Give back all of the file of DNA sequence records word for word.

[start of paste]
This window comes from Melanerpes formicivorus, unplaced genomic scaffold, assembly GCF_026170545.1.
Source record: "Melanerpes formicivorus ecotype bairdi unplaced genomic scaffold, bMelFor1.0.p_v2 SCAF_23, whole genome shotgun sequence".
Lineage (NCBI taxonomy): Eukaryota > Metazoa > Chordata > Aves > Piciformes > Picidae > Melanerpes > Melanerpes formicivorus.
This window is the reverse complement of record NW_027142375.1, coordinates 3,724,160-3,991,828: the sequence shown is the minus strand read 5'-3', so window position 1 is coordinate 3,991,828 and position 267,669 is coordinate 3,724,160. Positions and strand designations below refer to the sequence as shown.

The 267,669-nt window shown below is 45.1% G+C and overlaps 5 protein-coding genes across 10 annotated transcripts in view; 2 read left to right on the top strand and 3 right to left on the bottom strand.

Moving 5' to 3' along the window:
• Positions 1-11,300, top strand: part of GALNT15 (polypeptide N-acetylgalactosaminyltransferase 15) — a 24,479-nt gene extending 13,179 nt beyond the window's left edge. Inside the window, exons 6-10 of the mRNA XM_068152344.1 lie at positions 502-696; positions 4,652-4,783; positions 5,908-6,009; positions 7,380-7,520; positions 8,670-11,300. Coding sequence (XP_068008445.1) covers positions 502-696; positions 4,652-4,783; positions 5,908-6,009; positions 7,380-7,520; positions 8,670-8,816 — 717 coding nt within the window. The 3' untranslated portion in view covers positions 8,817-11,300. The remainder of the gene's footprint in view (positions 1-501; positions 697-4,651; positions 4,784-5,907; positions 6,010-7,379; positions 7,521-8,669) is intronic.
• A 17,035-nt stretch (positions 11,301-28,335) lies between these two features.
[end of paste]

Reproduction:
This window comes from Melanerpes formicivorus, unplaced genomic scaffold, assembly GCF_026170545.1.
Source record: "Melanerpes formicivorus ecotype bairdi unplaced genomic scaffold, bMelFor1.0.p_v2 SCAF_23, whole genome shotgun sequence".
Lineage (NCBI taxonomy): Eukaryota > Metazoa > Chordata > Aves > Piciformes > Picidae > Melanerpes > Melanerpes formicivorus.
This window is the reverse complement of record NW_027142375.1, coordinates 3,724,160-3,991,828: the sequence shown is the minus strand read 5'-3', so window position 1 is coordinate 3,991,828 and position 267,669 is coordinate 3,724,160. Positions and strand designations below refer to the sequence as shown.

The 267,669-nt window shown below is 45.1% G+C and overlaps 5 protein-coding genes across 10 annotated transcripts in view; 2 read left to right on the top strand and 3 right to left on the bottom strand.

Moving 5' to 3' along the window:
• Positions 1-11,300, top strand: part of GALNT15 (polypeptide N-acetylgalactosaminyltransferase 15) — a 24,479-nt gene extending 13,179 nt beyond the window's left edge. Inside the window, exons 6-10 of the mRNA XM_068152344.1 lie at positions 502-696; positions 4,652-4,783; positions 5,908-6,009; positions 7,380-7,520; positions 8,670-11,300. Coding sequence (XP_068008445.1) covers positions 502-696; positions 4,652-4,783; positions 5,908-6,009; positions 7,380-7,520; positions 8,670-8,816 — 717 coding nt within the window. The 3' untranslated portion in view covers positions 8,817-11,300. The remainder of the gene's footprint in view (positions 1-501; positions 697-4,651; positions 4,784-5,907; positions 6,010-7,379; positions 7,521-8,669) is intronic.
• A 17,035-nt stretch (positions 11,301-28,335) lies between these two features.